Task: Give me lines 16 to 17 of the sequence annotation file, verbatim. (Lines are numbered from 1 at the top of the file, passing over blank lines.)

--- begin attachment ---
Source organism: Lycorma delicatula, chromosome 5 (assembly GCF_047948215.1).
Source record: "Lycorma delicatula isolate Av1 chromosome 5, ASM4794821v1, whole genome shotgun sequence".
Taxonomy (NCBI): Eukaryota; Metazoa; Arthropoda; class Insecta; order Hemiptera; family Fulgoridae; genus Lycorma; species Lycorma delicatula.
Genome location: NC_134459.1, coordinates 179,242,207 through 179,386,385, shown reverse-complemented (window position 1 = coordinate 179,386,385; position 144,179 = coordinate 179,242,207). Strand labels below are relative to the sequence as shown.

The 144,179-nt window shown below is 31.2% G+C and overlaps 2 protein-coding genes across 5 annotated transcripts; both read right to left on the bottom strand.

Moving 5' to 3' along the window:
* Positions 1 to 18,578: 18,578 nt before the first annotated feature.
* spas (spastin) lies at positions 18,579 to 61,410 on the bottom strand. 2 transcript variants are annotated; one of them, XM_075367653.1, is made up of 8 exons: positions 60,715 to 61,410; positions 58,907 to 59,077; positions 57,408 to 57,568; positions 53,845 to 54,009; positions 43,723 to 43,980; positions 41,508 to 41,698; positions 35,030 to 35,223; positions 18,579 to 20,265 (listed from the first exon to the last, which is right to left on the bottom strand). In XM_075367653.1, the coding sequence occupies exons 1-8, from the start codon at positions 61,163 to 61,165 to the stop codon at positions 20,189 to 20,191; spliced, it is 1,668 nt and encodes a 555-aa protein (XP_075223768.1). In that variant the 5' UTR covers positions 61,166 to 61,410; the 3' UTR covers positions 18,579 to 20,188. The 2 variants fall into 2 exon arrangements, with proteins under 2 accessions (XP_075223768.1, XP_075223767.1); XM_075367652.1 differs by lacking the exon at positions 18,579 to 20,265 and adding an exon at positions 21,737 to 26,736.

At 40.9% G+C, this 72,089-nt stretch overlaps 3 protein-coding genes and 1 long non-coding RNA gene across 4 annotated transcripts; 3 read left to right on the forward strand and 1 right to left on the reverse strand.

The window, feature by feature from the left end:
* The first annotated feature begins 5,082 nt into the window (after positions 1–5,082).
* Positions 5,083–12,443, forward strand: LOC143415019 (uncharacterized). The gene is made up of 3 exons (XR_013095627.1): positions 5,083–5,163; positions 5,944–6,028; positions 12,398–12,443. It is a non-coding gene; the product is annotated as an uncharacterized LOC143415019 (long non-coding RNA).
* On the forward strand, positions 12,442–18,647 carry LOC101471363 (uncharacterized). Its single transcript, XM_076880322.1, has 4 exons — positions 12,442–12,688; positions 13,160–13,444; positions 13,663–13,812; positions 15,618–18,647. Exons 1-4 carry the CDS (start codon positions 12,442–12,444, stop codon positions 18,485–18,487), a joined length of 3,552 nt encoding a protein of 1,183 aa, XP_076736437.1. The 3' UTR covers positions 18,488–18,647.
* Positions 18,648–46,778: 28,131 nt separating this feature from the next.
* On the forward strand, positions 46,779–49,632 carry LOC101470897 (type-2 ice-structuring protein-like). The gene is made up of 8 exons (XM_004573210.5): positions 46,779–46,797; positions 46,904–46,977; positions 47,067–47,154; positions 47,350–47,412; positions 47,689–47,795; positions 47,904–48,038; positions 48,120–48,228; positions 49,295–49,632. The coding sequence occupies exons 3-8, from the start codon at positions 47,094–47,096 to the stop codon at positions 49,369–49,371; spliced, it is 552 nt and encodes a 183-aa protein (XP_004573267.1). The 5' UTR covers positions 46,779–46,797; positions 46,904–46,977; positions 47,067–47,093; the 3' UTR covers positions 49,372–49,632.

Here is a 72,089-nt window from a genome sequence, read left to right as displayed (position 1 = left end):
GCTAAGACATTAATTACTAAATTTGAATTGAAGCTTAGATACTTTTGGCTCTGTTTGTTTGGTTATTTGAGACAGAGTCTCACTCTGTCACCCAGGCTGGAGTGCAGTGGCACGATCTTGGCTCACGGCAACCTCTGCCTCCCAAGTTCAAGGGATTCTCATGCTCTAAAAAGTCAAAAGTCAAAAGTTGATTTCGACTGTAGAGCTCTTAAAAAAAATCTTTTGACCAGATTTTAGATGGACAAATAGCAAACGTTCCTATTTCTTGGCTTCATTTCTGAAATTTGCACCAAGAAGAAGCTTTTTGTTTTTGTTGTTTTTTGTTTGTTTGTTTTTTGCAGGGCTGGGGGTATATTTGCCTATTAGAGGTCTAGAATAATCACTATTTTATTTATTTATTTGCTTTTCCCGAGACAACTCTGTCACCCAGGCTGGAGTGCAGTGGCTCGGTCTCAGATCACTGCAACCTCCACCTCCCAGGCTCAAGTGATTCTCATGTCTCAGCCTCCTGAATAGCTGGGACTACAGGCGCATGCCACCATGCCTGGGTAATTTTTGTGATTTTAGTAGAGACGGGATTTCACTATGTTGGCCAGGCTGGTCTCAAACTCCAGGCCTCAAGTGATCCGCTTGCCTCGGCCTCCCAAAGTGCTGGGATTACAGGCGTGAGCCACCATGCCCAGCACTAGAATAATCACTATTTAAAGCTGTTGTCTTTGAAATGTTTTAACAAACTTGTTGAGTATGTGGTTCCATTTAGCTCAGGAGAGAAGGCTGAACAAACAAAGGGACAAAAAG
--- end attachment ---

Here is a 72,089-nt window from a genome sequence, read left to right as displayed (position 1 = left end):
GCTAAGACATTAATTACTAAATTTGAATTGAAGCTTAGATACTTTTGGCTCTGTTTGTTTGGTTATTTGAGACAGAGTCTCACTCTGTCACCCAGGCTGGAGTGCAGTGGCACGATCTTGGCTCACGGCAACCTCTGCCTCCCAAGTTCAAGGGATTCTCATGCTCTAAAAAGTCAAAAGTCAAAAGTTGATTTCGACTGTAGAGCTCTTAAAAAAAATCTTTTGACCAGATTTTAGATGGACAAATAGCAAACGTTCCTATTTCTTGGCTTCATTTCTGAAATTTGCACCAAGAAGAAGCTTTTTGTTTTTGTTGTTTTTTGTTTGTTTGTTTTTTGCAGGGCTGGGGGTATATTTGCCTATTAGAGGTCTAGAATAATCACTATTTTATTTATTTATTTGCTTTTCCCGAGACAACTCTGTCACCCAGGCTGGAGTGCAGTGGCTCGGTCTCAGATCACTGCAACCTCCACCTCCCAGGCTCAAGTGATTCTCATGTCTCAGCCTCCTGAATAGCTGGGACTACAGGCGCATGCCACCATGCCTGGGTAATTTTTGTGATTTTAGTAGAGACGGGATTTCACTATGTTGGCCAGGCTGGTCTCAAACTCCAGGCCTCAAGTGATCCGCTTGCCTCGGCCTCCCAAAGTGCTGGGATTACAGGCGTGAGCCACCATGCCCAGCACTAGAATAATCACTATTTAAAGCTGTTGTCTTTGAAATGTTTTAACAAACTTGTTGAGTATGTGGTTCCATTTAGCTCAGGAGAGAAGGCTGAACAAACAAAGGGACAAAAAG